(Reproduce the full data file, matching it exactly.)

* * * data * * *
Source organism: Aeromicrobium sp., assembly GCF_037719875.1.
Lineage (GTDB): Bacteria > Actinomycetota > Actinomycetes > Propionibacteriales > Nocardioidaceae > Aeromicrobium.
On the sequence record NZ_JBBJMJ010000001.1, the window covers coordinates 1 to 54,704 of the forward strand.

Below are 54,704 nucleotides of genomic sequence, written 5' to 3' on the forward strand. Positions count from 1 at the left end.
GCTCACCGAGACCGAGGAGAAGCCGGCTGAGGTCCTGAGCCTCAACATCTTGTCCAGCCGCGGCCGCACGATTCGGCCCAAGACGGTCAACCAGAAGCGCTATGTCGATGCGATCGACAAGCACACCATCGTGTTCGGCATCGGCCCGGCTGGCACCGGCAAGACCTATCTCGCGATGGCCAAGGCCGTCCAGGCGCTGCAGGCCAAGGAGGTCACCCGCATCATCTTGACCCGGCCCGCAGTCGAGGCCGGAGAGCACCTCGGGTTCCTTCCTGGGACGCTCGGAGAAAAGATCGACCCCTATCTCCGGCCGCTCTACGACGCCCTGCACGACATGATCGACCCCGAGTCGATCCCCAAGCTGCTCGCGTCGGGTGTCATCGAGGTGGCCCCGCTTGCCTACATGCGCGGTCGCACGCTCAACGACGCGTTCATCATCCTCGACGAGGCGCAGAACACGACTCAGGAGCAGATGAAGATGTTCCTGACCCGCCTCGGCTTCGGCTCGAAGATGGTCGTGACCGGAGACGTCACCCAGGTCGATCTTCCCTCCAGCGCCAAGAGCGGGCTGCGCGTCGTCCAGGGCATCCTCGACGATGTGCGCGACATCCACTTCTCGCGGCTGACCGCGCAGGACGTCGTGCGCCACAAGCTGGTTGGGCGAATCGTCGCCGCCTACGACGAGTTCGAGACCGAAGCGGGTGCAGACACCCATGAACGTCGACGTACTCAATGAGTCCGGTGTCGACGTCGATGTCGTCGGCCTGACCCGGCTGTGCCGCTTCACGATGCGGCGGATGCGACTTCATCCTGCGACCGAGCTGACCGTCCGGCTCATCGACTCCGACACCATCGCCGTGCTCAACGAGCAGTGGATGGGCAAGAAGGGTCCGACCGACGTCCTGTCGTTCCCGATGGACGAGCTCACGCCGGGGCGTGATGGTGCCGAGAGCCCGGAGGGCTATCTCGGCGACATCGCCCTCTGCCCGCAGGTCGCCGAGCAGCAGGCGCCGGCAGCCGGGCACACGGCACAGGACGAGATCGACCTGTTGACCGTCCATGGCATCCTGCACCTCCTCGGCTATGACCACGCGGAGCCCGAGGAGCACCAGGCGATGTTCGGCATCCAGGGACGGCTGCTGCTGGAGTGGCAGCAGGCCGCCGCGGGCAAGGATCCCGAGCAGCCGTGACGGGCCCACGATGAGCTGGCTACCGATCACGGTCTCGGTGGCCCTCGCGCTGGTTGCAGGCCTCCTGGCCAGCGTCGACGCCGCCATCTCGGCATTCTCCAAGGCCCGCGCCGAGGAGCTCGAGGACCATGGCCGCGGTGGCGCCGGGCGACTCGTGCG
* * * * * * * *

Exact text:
Source organism: Aeromicrobium sp., assembly GCF_037719875.1.
Lineage (GTDB): Bacteria > Actinomycetota > Actinomycetes > Propionibacteriales > Nocardioidaceae > Aeromicrobium.
On the sequence record NZ_JBBJMJ010000001.1, the window covers coordinates 1 to 54,704 of the forward strand.

Below are 54,704 nucleotides of genomic sequence, written 5' to 3' on the forward strand. Positions count from 1 at the left end.
GCTCACCGAGACCGAGGAGAAGCCGGCTGAGGTCCTGAGCCTCAACATCTTGTCCAGCCGCGGCCGCACGATTCGGCCCAAGACGGTCAACCAGAAGCGCTATGTCGATGCGATCGACAAGCACACCATCGTGTTCGGCATCGGCCCGGCTGGCACCGGCAAGACCTATCTCGCGATGGCCAAGGCCGTCCAGGCGCTGCAGGCCAAGGAGGTCACCCGCATCATCTTGACCCGGCCCGCAGTCGAGGCCGGAGAGCACCTCGGGTTCCTTCCTGGGACGCTCGGAGAAAAGATCGACCCCTATCTCCGGCCGCTCTACGACGCCCTGCACGACATGATCGACCCCGAGTCGATCCCCAAGCTGCTCGCGTCGGGTGTCATCGAGGTGGCCCCGCTTGCCTACATGCGCGGTCGCACGCTCAACGACGCGTTCATCATCCTCGACGAGGCGCAGAACACGACTCAGGAGCAGATGAAGATGTTCCTGACCCGCCTCGGCTTCGGCTCGAAGATGGTCGTGACCGGAGACGTCACCCAGGTCGATCTTCCCTCCAGCGCCAAGAGCGGGCTGCGCGTCGTCCAGGGCATCCTCGACGATGTGCGCGACATCCACTTCTCGCGGCTGACCGCGCAGGACGTCGTGCGCCACAAGCTGGTTGGGCGAATCGTCGCCGCCTACGACGAGTTCGAGACCGAAGCGGGTGCAGACACCCATGAACGTCGACGTACTCAATGAGTCCGGTGTCGACGTCGATGTCGTCGGCCTGACCCGGCTGTGCCGCTTCACGATGCGGCGGATGCGACTTCATCCTGCGACCGAGCTGACCGTCCGGCTCATCGACTCCGACACCATCGCCGTGCTCAACGAGCAGTGGATGGGCAAGAAGGGTCCGACCGACGTCCTGTCGTTCCCGATGGACGAGCTCACGCCGGGGCGTGATGGTGCCGAGAGCCCGGAGGGCTATCTCGGCGACATCGCCCTCTGCCCGCAGGTCGCCGAGCAGCAGGCGCCGGCAGCCGGGCACACGGCACAGGACGAGATCGACCTGTTGACCGTCCATGGCATCCTGCACCTCCTCGGCTATGACCACGCGGAGCCCGAGGAGCACCAGGCGATGTTCGGCATCCAGGGACGGCTGCTGCTGGAGTGGCAGCAGGCCGCCGCGGGCAAGGATCCCGAGCAGCCGTGACGGGCCCACGATGAGCTGGCTACCGATCACGGTCTCGGTGGCCCTCGCGCTGGTTGCAGGCCTCCTGGCCAGCGTCGACGCCGCCATCTCGGCATTCTCCAAGGCCCGCGCCGAGGAGCTCGAGGACCATGGCCGCGGTGGCGCCGGGCGACTCGTGCG